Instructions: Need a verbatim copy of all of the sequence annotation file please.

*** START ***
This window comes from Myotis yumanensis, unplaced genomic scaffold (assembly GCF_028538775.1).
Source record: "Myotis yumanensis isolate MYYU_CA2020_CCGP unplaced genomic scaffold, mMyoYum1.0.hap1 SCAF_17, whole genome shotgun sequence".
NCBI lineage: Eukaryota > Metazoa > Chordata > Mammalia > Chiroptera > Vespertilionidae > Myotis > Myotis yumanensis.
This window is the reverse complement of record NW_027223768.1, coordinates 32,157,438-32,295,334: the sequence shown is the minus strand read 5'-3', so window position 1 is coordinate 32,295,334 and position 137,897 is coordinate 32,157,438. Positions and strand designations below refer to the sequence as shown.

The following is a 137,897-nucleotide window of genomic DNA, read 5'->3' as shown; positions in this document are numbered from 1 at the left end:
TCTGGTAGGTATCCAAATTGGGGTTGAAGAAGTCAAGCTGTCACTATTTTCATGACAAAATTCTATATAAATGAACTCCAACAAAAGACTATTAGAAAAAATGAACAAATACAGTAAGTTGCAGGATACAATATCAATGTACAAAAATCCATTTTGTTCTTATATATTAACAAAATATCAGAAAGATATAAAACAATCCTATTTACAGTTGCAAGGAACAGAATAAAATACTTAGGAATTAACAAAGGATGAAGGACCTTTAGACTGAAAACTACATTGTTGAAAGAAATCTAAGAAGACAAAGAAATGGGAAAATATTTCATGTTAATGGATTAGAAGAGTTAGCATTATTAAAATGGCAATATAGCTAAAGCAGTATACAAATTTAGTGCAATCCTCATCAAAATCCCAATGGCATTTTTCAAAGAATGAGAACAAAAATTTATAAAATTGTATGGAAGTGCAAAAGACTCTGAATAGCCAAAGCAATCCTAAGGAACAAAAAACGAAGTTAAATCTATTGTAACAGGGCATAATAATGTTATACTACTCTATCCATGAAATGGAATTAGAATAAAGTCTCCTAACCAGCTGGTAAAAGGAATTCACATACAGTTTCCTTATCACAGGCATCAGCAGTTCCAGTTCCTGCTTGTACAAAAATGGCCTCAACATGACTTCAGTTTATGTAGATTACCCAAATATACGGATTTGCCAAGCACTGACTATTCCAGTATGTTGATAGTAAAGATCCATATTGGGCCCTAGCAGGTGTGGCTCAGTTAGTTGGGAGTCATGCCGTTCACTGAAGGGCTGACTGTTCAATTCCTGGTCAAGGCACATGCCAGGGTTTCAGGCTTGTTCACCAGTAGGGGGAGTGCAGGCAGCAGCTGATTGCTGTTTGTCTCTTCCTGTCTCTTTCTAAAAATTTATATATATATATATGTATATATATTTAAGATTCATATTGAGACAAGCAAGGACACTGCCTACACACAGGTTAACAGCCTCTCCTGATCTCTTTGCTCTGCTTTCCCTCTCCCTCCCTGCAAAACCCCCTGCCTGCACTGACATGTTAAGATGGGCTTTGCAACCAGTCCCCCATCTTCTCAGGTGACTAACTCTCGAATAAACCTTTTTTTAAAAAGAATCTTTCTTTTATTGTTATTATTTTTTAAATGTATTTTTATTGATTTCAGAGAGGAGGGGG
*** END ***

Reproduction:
This window comes from Myotis yumanensis, unplaced genomic scaffold (assembly GCF_028538775.1).
Source record: "Myotis yumanensis isolate MYYU_CA2020_CCGP unplaced genomic scaffold, mMyoYum1.0.hap1 SCAF_17, whole genome shotgun sequence".
NCBI lineage: Eukaryota > Metazoa > Chordata > Mammalia > Chiroptera > Vespertilionidae > Myotis > Myotis yumanensis.
This window is the reverse complement of record NW_027223768.1, coordinates 32,157,438-32,295,334: the sequence shown is the minus strand read 5'-3', so window position 1 is coordinate 32,295,334 and position 137,897 is coordinate 32,157,438. Positions and strand designations below refer to the sequence as shown.

The following is a 137,897-nucleotide window of genomic DNA, read 5'->3' as shown; positions in this document are numbered from 1 at the left end:
TCTGGTAGGTATCCAAATTGGGGTTGAAGAAGTCAAGCTGTCACTATTTTCATGACAAAATTCTATATAAATGAACTCCAACAAAAGACTATTAGAAAAAATGAACAAATACAGTAAGTTGCAGGATACAATATCAATGTACAAAAATCCATTTTGTTCTTATATATTAACAAAATATCAGAAAGATATAAAACAATCCTATTTACAGTTGCAAGGAACAGAATAAAATACTTAGGAATTAACAAAGGATGAAGGACCTTTAGACTGAAAACTACATTGTTGAAAGAAATCTAAGAAGACAAAGAAATGGGAAAATATTTCATGTTAATGGATTAGAAGAGTTAGCATTATTAAAATGGCAATATAGCTAAAGCAGTATACAAATTTAGTGCAATCCTCATCAAAATCCCAATGGCATTTTTCAAAGAATGAGAACAAAAATTTATAAAATTGTATGGAAGTGCAAAAGACTCTGAATAGCCAAAGCAATCCTAAGGAACAAAAAACGAAGTTAAATCTATTGTAACAGGGCATAATAATGTTATACTACTCTATCCATGAAATGGAATTAGAATAAAGTCTCCTAACCAGCTGGTAAAAGGAATTCACATACAGTTTCCTTATCACAGGCATCAGCAGTTCCAGTTCCTGCTTGTACAAAAATGGCCTCAACATGACTTCAGTTTATGTAGATTACCCAAATATACGGATTTGCCAAGCACTGACTATTCCAGTATGTTGATAGTAAAGATCCATATTGGGCCCTAGCAGGTGTGGCTCAGTTAGTTGGGAGTCATGCCGTTCACTGAAGGGCTGACTGTTCAATTCCTGGTCAAGGCACATGCCAGGGTTTCAGGCTTGTTCACCAGTAGGGGGAGTGCAGGCAGCAGCTGATTGCTGTTTGTCTCTTCCTGTCTCTTTCTAAAAATTTATATATATATATATGTATATATATTTAAGATTCATATTGAGACAAGCAAGGACACTGCCTACACACAGGTTAACAGCCTCTCCTGATCTCTTTGCTCTGCTTTCCCTCTCCCTCCCTGCAAAACCCCCTGCCTGCACTGACATGTTAAGATGGGCTTTGCAACCAGTCCCCCATCTTCTCAGGTGACTAACTCTCGAATAAACCTTTTTTTAAAAAGAATCTTTCTTTTATTGTTATTATTTTTTAAATGTATTTTTATTGATTTCAGAGAGGAGGGGG